The ability to feel connected to a wider community is a marker of wellbeing; eating together is a simple and time-tested way that we can enjoy company, explore relationships and build resilience … not to mention consume good food!
The pandemic may have changed our eating-together patterns, sometimes for the better – many of us may have enriched our family dining rituals during lockdowns; yet others may have been dining alone, contributing to feelings of isolation. One major difference experienced in the last two years was the curtailing of our ability to eat out – to extend ourselves over food into communities beyond our household, whether these groups of people were based in friendship, family, work or somewhere-in-between.
Not only is the re-opening of our wonderful food industries a huge relief to many, restaurateurs and diners alike – but it’s also an opportunity to be grateful for the joys of being out and about once more – experiencing new and trusty dishes, re-uniting with our favourite chefs and waiters, having a break from home walls and cooking, the list goes on.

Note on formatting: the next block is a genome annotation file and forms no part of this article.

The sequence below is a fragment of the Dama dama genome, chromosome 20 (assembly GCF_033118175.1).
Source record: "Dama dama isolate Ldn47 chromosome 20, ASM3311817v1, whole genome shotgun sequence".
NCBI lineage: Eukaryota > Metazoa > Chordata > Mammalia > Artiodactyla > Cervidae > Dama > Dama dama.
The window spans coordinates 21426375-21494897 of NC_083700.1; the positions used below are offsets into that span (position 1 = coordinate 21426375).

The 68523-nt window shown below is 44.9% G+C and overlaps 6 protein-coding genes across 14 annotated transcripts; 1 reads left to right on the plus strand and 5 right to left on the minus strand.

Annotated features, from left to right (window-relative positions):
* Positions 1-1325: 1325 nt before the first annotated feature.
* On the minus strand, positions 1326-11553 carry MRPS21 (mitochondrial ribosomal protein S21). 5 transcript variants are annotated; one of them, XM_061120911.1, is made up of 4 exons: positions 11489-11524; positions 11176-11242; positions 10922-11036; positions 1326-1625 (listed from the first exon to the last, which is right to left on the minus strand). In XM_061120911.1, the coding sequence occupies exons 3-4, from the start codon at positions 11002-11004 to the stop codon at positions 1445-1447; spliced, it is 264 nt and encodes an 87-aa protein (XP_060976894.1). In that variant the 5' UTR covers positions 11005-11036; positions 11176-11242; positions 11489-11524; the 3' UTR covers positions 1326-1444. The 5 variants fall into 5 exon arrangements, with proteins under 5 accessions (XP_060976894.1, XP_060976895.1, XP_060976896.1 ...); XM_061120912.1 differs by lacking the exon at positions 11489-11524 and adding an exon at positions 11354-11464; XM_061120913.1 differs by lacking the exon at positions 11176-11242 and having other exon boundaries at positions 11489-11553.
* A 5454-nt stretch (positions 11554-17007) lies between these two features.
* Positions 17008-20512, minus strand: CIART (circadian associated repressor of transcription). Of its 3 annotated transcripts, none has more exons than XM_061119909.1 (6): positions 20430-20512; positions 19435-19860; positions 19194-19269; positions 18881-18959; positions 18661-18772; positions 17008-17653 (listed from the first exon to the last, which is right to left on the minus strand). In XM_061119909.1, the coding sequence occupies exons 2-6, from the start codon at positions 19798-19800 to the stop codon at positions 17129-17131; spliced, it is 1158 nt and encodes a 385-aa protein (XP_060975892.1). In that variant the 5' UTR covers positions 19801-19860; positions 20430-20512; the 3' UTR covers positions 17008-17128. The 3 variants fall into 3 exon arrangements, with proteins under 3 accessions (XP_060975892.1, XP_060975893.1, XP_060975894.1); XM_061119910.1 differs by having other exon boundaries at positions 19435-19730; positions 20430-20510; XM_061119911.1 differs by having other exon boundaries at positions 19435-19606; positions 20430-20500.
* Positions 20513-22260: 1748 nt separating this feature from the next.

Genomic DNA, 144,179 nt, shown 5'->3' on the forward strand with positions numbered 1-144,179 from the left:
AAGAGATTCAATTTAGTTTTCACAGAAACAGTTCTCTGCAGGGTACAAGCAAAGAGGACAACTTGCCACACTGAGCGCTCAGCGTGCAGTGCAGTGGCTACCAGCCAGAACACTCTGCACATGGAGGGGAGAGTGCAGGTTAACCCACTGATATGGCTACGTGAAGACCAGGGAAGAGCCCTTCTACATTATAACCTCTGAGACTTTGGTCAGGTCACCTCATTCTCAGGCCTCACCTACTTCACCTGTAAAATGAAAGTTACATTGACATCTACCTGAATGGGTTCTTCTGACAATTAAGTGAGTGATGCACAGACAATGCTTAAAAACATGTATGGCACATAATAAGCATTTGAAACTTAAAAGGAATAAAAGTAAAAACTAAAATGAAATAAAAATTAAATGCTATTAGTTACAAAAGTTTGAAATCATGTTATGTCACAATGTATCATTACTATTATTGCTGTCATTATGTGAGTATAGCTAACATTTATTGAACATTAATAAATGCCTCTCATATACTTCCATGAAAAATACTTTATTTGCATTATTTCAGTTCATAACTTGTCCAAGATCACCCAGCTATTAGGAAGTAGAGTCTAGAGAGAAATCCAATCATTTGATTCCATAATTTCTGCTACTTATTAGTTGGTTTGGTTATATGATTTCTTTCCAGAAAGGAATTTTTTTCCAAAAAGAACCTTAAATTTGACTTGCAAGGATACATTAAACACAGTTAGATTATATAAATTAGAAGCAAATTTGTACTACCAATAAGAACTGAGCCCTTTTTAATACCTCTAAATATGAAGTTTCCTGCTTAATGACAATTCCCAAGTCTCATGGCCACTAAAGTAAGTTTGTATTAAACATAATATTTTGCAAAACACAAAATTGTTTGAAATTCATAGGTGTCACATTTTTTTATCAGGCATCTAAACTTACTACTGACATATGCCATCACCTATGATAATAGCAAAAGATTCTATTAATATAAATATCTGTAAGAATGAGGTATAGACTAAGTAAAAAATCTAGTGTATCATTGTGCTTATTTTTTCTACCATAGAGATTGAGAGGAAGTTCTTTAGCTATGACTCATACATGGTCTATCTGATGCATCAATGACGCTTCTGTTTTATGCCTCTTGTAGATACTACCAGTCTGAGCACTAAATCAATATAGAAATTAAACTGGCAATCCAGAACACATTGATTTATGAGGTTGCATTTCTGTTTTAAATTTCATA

One new thing to observe and delight in, are the changes that have come to our menus! There is a ‘new normal’ emerging and it has more mindful consumption front and centre – healthier eating, sustainable produce and practices, more weaving in of local communities and a celebration of local, Indigenous and organic ingredients. While we have grown to admire certain chefs embracing these ‘slow food’ practices, there are many others starting to make changes towards more mindful practices in their menus.
While we continue to celebrate over food, being back in our wider communities – we can notice the little differences here and there in the menus and practices of the places we frequent. In the meantime, here are a few sustainable practice forerunners to be inspired by and keep your eye on, to name just a few – Claire van Vuuren with her new Bloodwood (Newtown, NSW), Guy Jeffreys of the Fogarty Wine Group in WA, Ben Shewry of Attica (Ripponlea, Vic), Indigenous chef Clayton Donovan working in NSW, Brigitte Hafner at Tedesca Osteria (Mornington Peninsula, Vic).
What changes have your local favourites been making?